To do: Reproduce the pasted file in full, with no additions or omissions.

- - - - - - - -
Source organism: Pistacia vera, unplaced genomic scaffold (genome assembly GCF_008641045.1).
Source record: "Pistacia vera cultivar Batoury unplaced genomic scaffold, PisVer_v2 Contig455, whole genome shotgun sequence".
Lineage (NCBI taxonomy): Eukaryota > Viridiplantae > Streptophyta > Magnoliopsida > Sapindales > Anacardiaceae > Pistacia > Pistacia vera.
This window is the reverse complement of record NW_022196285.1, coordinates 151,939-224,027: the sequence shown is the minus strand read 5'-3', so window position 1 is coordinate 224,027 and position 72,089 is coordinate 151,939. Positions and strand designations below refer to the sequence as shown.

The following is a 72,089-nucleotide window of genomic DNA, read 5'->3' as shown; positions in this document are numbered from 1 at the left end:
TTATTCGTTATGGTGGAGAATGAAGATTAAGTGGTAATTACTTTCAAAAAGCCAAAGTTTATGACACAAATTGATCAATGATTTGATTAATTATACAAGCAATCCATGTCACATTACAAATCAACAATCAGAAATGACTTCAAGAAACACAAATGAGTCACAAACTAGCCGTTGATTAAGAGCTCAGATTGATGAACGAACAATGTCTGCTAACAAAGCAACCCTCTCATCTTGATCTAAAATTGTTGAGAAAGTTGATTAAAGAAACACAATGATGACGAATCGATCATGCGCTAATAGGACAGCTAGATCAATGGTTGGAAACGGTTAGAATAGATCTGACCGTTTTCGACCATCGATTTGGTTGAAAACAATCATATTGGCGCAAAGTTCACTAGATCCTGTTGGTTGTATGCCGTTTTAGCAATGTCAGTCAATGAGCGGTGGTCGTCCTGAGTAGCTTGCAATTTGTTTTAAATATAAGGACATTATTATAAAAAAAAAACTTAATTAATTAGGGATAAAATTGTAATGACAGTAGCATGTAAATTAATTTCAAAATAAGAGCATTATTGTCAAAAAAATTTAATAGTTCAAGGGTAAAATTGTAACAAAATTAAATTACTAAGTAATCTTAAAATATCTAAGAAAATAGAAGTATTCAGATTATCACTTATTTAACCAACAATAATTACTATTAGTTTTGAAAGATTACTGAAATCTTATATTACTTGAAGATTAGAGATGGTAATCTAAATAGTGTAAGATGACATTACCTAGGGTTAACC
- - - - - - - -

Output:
Source organism: Pistacia vera, unplaced genomic scaffold (genome assembly GCF_008641045.1).
Source record: "Pistacia vera cultivar Batoury unplaced genomic scaffold, PisVer_v2 Contig455, whole genome shotgun sequence".
Lineage (NCBI taxonomy): Eukaryota > Viridiplantae > Streptophyta > Magnoliopsida > Sapindales > Anacardiaceae > Pistacia > Pistacia vera.
This window is the reverse complement of record NW_022196285.1, coordinates 151,939-224,027: the sequence shown is the minus strand read 5'-3', so window position 1 is coordinate 224,027 and position 72,089 is coordinate 151,939. Positions and strand designations below refer to the sequence as shown.

The following is a 72,089-nucleotide window of genomic DNA, read 5'->3' as shown; positions in this document are numbered from 1 at the left end:
TTATTCGTTATGGTGGAGAATGAAGATTAAGTGGTAATTACTTTCAAAAAGCCAAAGTTTATGACACAAATTGATCAATGATTTGATTAATTATACAAGCAATCCATGTCACATTACAAATCAACAATCAGAAATGACTTCAAGAAACACAAATGAGTCACAAACTAGCCGTTGATTAAGAGCTCAGATTGATGAACGAACAATGTCTGCTAACAAAGCAACCCTCTCATCTTGATCTAAAATTGTTGAGAAAGTTGATTAAAGAAACACAATGATGACGAATCGATCATGCGCTAATAGGACAGCTAGATCAATGGTTGGAAACGGTTAGAATAGATCTGACCGTTTTCGACCATCGATTTGGTTGAAAACAATCATATTGGCGCAAAGTTCACTAGATCCTGTTGGTTGTATGCCGTTTTAGCAATGTCAGTCAATGAGCGGTGGTCGTCCTGAGTAGCTTGCAATTTGTTTTAAATATAAGGACATTATTATAAAAAAAAAACTTAATTAATTAGGGATAAAATTGTAATGACAGTAGCATGTAAATTAATTTCAAAATAAGAGCATTATTGTCAAAAAAATTTAATAGTTCAAGGGTAAAATTGTAACAAAATTAAATTACTAAGTAATCTTAAAATATCTAAGAAAATAGAAGTATTCAGATTATCACTTATTTAACCAACAATAATTACTATTAGTTTTGAAAGATTACTGAAATCTTATATTACTTGAAGATTAGAGATGGTAATCTAAATAGTGTAAGATGACATTACCTAGGGTTAACC